72
      Saturday
      85 / 70
      Sunday
      84 / 70
      Monday
      88 / 69

      MTRA aims to improve public transit

      The Midlands Transit Riders Association announced their launch Wednesday; promising to act as middle men between riders and CMRTA leaders.

      COLUMBIA (WACH) -- With Richland County's penny sales tax set to take effect in May, a new oversight board has been established to keep transit leaders on the right track; and to make sure bus riders have a say in how the money is being spent.

      The Midlands Transit Riders Association announced their launch Wednesday; promising to act as middle men between riders and CMRTA leaders. The group includes people who ride the bus, CMRTA board members and elected officials. They want to ensure people the money earned from a Richland County penny sales tax will be used to improve the city's public transit system.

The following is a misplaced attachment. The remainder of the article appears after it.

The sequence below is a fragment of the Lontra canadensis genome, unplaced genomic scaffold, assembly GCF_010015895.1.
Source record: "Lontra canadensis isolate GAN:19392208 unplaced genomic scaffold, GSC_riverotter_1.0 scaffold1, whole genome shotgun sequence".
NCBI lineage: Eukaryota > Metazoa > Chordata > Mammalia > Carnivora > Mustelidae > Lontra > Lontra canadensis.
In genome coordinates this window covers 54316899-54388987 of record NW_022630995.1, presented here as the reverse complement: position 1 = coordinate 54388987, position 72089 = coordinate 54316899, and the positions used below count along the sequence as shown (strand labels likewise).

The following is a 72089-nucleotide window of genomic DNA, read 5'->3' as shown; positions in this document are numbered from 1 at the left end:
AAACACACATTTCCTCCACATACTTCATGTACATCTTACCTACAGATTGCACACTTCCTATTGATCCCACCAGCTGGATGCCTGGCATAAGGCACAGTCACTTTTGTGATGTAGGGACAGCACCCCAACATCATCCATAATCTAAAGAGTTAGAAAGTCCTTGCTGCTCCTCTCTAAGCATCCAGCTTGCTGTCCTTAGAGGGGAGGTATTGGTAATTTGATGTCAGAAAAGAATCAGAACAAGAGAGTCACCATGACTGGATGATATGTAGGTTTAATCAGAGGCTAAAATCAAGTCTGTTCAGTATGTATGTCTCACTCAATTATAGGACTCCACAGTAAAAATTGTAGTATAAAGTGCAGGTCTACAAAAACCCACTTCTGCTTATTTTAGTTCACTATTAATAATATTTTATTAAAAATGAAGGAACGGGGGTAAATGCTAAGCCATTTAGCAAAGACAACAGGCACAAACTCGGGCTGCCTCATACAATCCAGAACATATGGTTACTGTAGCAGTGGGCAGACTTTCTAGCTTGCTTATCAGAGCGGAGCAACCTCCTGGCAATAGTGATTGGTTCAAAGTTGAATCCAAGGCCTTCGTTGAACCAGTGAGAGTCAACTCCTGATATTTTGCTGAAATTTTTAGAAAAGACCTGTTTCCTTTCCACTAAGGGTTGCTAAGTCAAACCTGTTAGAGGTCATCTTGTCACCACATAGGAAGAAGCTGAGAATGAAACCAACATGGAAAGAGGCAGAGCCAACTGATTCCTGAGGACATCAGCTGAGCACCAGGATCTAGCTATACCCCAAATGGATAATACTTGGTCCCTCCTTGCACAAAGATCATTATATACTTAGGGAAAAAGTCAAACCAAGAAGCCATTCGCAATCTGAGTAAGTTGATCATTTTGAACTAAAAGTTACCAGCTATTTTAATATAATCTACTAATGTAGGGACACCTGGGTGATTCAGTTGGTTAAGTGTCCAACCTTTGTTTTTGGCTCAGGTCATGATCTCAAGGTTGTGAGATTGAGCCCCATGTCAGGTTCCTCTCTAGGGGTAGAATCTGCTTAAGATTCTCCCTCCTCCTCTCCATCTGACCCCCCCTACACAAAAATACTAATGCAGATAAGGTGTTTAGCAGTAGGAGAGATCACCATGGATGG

Voters passed the one cent increase in last Novembers election. Supporters say it will increase the sales tax to fund transportation projects. Officials say the 22 year sales tax should generate more than $300 million for public transit alone.

      "We are doing it right from the get to," CMRTA Executive Director Bob Schneider said. "We are not doing this five years from now cause the system has failed and they have lost confidence. We are trying to earn that confidence from day one and have that as part of our key partnerships."

      MTRA members say they have already heard from riders. They hope to expand services to Sunday, strive for affordable rider fees, and make sure decision makers spend money wisely.

      Bus riders can sign up for free to become a member of MTRA. Click midlandstransit@gmail.com to learn more.